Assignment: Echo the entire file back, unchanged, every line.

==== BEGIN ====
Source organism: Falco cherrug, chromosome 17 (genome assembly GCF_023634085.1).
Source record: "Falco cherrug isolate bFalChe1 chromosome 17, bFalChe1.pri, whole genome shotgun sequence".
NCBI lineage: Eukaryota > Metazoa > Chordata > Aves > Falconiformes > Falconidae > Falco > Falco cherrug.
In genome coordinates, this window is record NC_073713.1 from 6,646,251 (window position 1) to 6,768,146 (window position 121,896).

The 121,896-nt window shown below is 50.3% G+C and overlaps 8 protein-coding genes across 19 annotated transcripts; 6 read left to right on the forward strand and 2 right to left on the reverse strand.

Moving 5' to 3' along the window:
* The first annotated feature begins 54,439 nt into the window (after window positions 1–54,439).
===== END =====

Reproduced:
Source organism: Falco cherrug, chromosome 17 (genome assembly GCF_023634085.1).
Source record: "Falco cherrug isolate bFalChe1 chromosome 17, bFalChe1.pri, whole genome shotgun sequence".
NCBI lineage: Eukaryota > Metazoa > Chordata > Aves > Falconiformes > Falconidae > Falco > Falco cherrug.
In genome coordinates, this window is record NC_073713.1 from 6,646,251 (window position 1) to 6,768,146 (window position 121,896).

The 121,896-nt window shown below is 50.3% G+C and overlaps 8 protein-coding genes across 19 annotated transcripts; 6 read left to right on the forward strand and 2 right to left on the reverse strand.

Moving 5' to 3' along the window:
* The first annotated feature begins 54,439 nt into the window (after window positions 1–54,439).